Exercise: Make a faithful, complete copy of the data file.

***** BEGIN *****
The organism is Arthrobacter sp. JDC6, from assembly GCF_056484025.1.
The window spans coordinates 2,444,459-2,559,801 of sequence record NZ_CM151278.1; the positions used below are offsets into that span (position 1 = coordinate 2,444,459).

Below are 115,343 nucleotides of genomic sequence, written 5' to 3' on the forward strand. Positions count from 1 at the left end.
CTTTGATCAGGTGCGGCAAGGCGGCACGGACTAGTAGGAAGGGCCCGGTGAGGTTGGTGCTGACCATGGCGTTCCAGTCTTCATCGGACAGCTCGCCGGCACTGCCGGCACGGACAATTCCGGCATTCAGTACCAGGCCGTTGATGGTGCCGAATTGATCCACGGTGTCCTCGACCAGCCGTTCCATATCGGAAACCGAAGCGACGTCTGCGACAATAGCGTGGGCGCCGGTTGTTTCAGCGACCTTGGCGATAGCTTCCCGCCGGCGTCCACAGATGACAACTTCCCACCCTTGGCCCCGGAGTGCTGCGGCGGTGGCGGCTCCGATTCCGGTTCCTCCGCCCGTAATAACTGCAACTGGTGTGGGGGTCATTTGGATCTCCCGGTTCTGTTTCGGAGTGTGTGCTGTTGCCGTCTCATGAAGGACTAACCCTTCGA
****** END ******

The organism is Arthrobacter sp. JDC6, from assembly GCF_056484025.1.
The window spans coordinates 2,444,459-2,559,801 of sequence record NZ_CM151278.1; the positions used below are offsets into that span (position 1 = coordinate 2,444,459).

Below are 115,343 nucleotides of genomic sequence, written 5' to 3' on the forward strand. Positions count from 1 at the left end.
CTTTGATCAGGTGCGGCAAGGCGGCACGGACTAGTAGGAAGGGCCCGGTGAGGTTGGTGCTGACCATGGCGTTCCAGTCTTCATCGGACAGCTCGCCGGCACTGCCGGCACGGACAATTCCGGCATTCAGTACCAGGCCGTTGATGGTGCCGAATTGATCCACGGTGTCCTCGACCAGCCGTTCCATATCGGAAACCGAAGCGACGTCTGCGACAATAGCGTGGGCGCCGGTTGTTTCAGCGACCTTGGCGATAGCTTCCCGCCGGCGTCCACAGATGACAACTTCCCACCCTTGGCCCCGGAGTGCTGCGGCGGTGGCGGCTCCGATTCCGGTTCCTCCGCCCGTAATAACTGCAACTGGTGTGGGGGTCATTTGGATCTCCCGGTTCTGTTTCGGAGTGTGTGCTGTTGCCGTCTCATGAAGGACTAACCCTTCGA